Yes, the rumors about rural Alaska’s plumbing (or lack thereof) are true. While all of the major cities, such as Anchorage, Fairbanks, Juneau and Seward, have basic waste services, community sanitation services are rare in rural Alaska, and Kennicott is no exception. We at 17 Silk Stocking Row use a low-tech, ecology-friendly outhouse.

The fact of the matter is, outhouses in rural Alaska are so common there was even a book, Outhouses of Alaska, by Harry M. Walker, written about them. Former Governor of Alaska, Jay Hammond, writes in its forward:

“High time someone enshrined the outhouse in Alaska’s archives! Perhaps no institution has contributed more to our democratization and development that this humble structure.

Caring nothing for the creed, color, or social status of those who’d seek solace within its portals, one moment it accommodates the gnarled nates of a trail-toughened bush rat; the next, with equal magnanimity, the billowing buttocks of one to the manor born.

What other institution would accept without complaint the indignities to which the outhouse is subjected? The legislature? The courts? The National Organization of Women? Forget it. By contrast, the outhouse invites abuse, forever turning the other cheek, so to speak. No one is denied access (save during prior occupancy) and never does an outhouse seek revenge upon even its most rank defilers… well, hardly ever.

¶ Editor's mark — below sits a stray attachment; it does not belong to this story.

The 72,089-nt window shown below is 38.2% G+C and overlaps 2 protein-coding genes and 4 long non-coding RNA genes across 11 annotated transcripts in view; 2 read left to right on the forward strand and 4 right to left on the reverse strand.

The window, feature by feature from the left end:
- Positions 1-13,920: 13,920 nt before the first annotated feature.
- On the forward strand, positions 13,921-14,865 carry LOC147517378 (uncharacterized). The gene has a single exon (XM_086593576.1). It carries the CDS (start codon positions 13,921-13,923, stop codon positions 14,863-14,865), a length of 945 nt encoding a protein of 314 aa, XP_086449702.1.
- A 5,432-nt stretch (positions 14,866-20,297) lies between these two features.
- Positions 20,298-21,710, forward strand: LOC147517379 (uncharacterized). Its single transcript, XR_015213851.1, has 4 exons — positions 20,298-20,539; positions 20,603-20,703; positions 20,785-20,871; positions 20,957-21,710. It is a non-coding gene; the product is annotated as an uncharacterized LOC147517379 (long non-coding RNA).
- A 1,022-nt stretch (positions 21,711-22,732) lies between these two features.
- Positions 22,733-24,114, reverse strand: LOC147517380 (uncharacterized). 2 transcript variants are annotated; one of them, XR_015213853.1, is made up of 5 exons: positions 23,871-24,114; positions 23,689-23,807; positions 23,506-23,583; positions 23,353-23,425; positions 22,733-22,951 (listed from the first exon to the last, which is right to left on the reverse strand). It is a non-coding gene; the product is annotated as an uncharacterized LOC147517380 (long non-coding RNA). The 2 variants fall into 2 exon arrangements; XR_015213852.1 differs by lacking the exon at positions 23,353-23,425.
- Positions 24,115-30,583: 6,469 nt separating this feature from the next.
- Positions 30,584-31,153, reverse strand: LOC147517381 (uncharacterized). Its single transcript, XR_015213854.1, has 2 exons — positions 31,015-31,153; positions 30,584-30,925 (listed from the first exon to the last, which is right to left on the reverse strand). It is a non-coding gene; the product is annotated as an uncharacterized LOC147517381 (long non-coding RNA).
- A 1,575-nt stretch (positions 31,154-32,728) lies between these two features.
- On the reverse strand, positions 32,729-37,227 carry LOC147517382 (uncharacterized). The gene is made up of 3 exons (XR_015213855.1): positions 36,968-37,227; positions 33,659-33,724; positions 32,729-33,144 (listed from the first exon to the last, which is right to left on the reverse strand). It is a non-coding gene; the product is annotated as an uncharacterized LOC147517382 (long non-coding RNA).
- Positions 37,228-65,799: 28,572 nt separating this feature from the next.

My Gramma Susie told of when she as a small girl took her pet piglet into a two-hole biffy, only to have it dive through the adjacent orifice. Even then there was a happy ending — for the pig. Gramma said little of the heroic efforts required to save the swimming swinelet, but pronounced he was retrieved and lived out his full life span. Seems few aspired to dine on sewage-marinated pork.

The outhouse has at times accorded me refuge for reflection, snow shelter, immense relief,…and profound frustration. Like the time I accidentally locked myself in one and was reduced to shamefully hollering for help. (Tunneling to freedom seemed even less attractive. Besides, I had more than enough of that while yet in public office.)

There’s much more I could say about outhouses, but if you’ve ever used one you’ve probably already said it — perhaps in the howl of anguish elicited by the mortification of 98.6-degree flesh abutting minus 50-degree plywood? Or possibly an appropriate expletive torn loose upon the realization that the Sears Roebuck catalog had been stripped of all but its slickest pages?

Of course, like most other institutions, with time’s passage even the outhouse has not escaped character-corroding modifications. These make visitations of yesteryear seem all the more heroic: Styrofoam seat covers now often insulate one’s nether-parts, and a more parsimonious Sears no longer supplies free toilet tissue. Instead, most biffies come equipped with rolls of T.P., often in effete pastels.

Any wonder we today have no more heroes?”

You’ve gotta admit, if you’ve never used an out-house, it will definitely be something to write home about.

Excerpts from Outhouses of Alaska used with permission of the Author
and Graphic Arts Center Publishing Company, Copyright ©1996.